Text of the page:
What If You Had Been Less Fortunate: The Effects of Poor Family Background on Current Labor Market Outcomes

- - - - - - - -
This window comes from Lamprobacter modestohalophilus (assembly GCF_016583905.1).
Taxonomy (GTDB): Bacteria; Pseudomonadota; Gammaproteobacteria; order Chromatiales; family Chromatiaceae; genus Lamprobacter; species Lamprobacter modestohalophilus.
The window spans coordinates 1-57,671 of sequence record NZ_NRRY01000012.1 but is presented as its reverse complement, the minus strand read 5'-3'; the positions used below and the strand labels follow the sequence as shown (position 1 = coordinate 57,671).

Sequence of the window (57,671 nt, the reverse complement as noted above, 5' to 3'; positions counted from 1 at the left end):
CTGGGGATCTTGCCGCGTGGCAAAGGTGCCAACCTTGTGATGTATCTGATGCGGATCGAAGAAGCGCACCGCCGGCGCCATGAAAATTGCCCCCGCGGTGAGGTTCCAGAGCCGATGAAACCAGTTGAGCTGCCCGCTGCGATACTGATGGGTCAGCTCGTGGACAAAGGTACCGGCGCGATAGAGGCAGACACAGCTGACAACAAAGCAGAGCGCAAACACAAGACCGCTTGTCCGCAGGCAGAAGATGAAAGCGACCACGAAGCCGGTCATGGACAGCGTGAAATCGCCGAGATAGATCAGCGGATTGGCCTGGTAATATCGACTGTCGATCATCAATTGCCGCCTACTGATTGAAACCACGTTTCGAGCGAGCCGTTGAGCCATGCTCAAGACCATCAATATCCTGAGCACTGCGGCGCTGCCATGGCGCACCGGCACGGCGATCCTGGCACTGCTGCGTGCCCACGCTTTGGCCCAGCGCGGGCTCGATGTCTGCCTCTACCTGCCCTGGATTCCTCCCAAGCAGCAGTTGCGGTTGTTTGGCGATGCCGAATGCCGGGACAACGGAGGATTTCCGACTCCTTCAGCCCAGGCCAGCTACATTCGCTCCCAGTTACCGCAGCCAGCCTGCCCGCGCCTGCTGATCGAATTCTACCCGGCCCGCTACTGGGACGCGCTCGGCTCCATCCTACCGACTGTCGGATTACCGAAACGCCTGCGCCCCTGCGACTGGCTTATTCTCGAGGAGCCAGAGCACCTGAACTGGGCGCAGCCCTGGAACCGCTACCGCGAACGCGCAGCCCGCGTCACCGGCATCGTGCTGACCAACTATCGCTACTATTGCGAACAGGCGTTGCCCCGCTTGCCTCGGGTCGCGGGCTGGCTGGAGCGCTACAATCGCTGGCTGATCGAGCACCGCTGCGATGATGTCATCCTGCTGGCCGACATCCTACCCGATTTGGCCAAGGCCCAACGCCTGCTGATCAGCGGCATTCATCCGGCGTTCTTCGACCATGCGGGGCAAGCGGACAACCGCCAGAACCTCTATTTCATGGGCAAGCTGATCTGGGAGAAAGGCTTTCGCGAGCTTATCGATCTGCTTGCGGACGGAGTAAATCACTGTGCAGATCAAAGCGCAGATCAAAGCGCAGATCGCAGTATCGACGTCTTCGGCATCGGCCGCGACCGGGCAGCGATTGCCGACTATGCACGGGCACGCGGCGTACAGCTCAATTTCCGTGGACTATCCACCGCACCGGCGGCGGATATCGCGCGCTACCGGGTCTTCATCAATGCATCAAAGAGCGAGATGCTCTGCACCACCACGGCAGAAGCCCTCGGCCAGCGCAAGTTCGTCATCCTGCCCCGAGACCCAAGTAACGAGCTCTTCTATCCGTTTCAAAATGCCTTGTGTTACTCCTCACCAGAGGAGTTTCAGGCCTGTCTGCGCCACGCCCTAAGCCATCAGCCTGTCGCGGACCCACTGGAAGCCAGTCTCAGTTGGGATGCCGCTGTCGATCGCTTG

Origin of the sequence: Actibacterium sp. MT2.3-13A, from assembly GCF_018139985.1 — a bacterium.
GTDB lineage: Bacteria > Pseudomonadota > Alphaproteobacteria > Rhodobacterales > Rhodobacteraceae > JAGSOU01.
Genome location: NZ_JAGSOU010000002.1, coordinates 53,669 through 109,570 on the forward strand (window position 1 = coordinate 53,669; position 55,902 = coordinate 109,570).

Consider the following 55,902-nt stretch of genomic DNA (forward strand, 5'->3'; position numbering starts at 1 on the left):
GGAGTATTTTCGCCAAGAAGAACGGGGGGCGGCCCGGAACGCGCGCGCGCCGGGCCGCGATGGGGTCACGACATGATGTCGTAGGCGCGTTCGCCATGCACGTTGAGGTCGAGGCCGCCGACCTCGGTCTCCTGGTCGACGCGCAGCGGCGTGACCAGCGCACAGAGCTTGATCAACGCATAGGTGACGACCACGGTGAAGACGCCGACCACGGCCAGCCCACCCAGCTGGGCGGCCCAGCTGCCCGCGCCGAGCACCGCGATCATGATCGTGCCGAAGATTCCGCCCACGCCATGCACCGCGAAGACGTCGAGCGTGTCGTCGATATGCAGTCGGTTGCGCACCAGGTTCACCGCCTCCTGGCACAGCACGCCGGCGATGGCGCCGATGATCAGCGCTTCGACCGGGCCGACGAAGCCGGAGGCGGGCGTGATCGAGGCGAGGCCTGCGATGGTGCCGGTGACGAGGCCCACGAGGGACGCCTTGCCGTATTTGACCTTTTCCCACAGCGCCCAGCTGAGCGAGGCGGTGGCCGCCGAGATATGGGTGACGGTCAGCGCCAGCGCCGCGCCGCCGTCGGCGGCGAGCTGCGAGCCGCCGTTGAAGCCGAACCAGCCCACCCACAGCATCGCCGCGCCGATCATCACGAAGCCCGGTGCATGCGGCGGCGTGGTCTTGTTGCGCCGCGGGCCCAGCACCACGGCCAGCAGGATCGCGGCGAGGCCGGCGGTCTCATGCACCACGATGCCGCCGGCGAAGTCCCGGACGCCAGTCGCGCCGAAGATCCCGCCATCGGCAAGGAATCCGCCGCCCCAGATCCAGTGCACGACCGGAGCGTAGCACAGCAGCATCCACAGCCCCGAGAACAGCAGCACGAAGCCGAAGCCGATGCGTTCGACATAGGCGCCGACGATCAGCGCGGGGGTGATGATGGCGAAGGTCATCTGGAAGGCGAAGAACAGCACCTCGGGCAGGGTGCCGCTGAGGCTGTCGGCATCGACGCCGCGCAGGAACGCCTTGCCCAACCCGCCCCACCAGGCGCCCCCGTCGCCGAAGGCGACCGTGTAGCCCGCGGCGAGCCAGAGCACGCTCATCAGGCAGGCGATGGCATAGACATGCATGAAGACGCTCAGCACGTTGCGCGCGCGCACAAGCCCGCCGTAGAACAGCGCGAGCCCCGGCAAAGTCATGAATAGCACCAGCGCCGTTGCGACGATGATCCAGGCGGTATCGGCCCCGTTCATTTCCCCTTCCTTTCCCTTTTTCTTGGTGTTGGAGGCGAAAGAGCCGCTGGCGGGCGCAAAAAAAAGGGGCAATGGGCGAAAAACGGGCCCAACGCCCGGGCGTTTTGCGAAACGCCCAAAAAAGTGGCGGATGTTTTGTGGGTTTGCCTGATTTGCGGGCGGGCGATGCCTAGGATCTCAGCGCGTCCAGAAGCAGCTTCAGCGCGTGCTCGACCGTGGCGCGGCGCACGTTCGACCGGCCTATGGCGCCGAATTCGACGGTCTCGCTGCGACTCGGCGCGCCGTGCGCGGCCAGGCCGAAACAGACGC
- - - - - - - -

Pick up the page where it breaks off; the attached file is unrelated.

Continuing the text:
This study examines the correlation between childhood poverty and its influence on adulthood wage distribution, where childhood poverty refers to experience of poverty or poor family background during one's childhood. With the data from Korean Labor Income Panel Study, KLIPS, quantile regression technique and decomposition method are conducted to identify and decompose the wage gap between low (poor) and middle class income group along the whole current wage distribution, based on a simulated counterfactual distribution. The results show that, those who had been less fortunate during their childhood likely had less opportunity to gain labor market favored characteristics such as a higher level of education, and even earn lower returns to their labor market characteristics in the current labor market. This leads to a discount of about fifteen percentages points off of the wage on average in total for those with underprivileged backgrounds during childhood compared to those with the middle class background, and that disadvantage is observed heterogeneously, greater at the lower quantiles than the higher quantiles of the current wage distribution. Then this research contributes to the literature by providing a partial understanding of poverty in Korea and its possible causes, in particular, in form of poor family background or childhood poverty, with which the implication of intergenerational effect issue is considered.
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